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stuckindayton

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stuckindayton last won the day on September 21 2017

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  1. I don't know the answers to those questions. I've actually never seen a waiver from MEPS. In my experience, MEPS just does their thing and then Big Blue decides whether to send you on to compete the FC I. In regards to the FC I, nothing is done ahead of time as far as waivers go. The folks at Wright-Patt will review your case and decide if it makes sense to bring you. If it does, then any required waivers get processed after your eval.
  2. First off, disclaimer. I'm not a pulmonologist. But, I know a little about AF policy. If you had documented asthma after age 12 or 13, I don't believe it's waiverable. Before that age, you're likely going to have to pass either a PFT or MCT or both. I don't know the MEPS process, but for FC I, they are going to want the breathing tests done at Wright-Patt. I know that doesn't directly answer your question, but maybe it helps a little?
  3. I don't see this as being a problem. Get it take out. As long as it heals with no complications, you should be fine. No waiver needed.
  4. Don't sweat it (yet). There are still options.
  5. Some units will buy contacts for their flyers if they choose to, but it's obviously not required. As an active flyer once you've completed UPT, the AF docs should update your contact lens Rx so you can fill it without having to pay for the exam. Current approved lenses are attached. There is actually a newer list, but it hasn't been released. I doubt there will be many deletions, just adding some additional lenses. APPROVED_SCL_2018.pdf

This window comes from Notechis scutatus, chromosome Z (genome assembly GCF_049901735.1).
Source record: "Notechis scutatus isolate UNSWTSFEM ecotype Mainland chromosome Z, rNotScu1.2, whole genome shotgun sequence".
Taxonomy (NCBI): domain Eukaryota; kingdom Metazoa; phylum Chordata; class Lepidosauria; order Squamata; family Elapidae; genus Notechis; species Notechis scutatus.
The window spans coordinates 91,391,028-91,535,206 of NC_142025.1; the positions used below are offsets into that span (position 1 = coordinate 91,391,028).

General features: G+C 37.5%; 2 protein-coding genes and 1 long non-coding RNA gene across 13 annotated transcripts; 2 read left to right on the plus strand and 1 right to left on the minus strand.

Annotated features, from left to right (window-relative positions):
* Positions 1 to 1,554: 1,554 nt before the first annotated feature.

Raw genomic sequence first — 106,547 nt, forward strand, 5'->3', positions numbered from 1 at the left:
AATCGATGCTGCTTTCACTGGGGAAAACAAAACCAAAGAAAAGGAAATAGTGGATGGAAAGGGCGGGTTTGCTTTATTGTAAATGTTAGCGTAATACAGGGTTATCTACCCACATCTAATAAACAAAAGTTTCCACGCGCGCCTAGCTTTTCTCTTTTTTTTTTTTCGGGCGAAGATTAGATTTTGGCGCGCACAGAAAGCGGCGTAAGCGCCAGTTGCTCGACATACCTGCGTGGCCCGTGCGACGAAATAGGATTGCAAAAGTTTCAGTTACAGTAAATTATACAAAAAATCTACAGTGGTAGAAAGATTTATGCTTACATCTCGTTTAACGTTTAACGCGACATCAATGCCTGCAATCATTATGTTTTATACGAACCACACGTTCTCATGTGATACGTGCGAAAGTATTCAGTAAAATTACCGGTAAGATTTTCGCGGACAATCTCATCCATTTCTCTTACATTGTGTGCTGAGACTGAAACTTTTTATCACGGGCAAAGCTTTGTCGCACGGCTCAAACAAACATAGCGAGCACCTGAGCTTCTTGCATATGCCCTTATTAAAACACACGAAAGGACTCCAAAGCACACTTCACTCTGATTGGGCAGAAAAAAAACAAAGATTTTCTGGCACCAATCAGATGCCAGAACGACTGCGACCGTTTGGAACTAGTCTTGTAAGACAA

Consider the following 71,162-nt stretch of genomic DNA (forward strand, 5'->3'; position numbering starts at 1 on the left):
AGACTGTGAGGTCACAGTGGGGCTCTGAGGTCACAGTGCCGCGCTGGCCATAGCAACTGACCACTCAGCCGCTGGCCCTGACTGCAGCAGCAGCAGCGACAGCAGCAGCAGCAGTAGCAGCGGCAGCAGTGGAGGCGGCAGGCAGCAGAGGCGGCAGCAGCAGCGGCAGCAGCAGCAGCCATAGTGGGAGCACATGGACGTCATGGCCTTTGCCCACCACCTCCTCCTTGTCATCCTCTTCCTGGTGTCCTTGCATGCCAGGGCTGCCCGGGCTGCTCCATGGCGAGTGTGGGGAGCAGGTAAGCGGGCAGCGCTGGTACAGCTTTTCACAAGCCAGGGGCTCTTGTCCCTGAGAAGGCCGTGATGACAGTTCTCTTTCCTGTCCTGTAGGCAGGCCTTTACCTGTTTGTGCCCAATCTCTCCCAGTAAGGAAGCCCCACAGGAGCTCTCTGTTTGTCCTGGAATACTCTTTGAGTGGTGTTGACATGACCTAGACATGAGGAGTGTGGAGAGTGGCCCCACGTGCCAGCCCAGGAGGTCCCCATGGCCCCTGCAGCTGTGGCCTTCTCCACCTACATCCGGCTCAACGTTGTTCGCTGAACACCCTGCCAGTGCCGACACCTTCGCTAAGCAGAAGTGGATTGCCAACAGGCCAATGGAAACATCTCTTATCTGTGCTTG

6. BB, You may be right, I don't work at a UPT base, but I'm of the understanding that if you show up at UPT wearing an approved contact lens and meet all of the vision standards you can use them while flying. They won't fit you with contacts at UPT; only after you complete training. I'll reach out to my colleagues at a UPT base and get the the full story.
  7. I don't think you can find it without a CAC and access to the Knowledge Exchange. I'll pull it down and post it tomorrow.
  8. Probably 4-6 weeks. If it needs to be rushed, it can be much faster than that.
  9. Generally speaking, the AF does not take testing done by civilians. Not 100% of the time, but if the AF has the capability and expertise to perform an evaluation themselves, they will. I've personally seen many cases where a civilian doc will write a glowing report to support a patient who is paying them, despite the findings not supporting their diagnosis.
  10. I don't know if I'd go that far. But, I certainly try to offer the best information I can.
  11. Nope, bad info. IFC I applicants need to take a MCT when indicated.
  12. Currently there are two manufacturers (Innova and NCI). NCI produces the updated test you previously asked about. I'd be surprised if you can find a civilian that has the test. Maybe if they are an AME, but even then the cost of the test is more than most civilians want to stomach.
  13. The new version looks a little different than the CCT from 2015 and uses and slightly different strategy, but it is based on the same science and the results from the two will be very similar.
  14. I'd recommend not taking Andrew Luck.
  15. Yep, second this. We see people coming through the pilot application process who were born and raise in other countries. Not sure if they had more hoops to jump through, but they were accepted into UPT.
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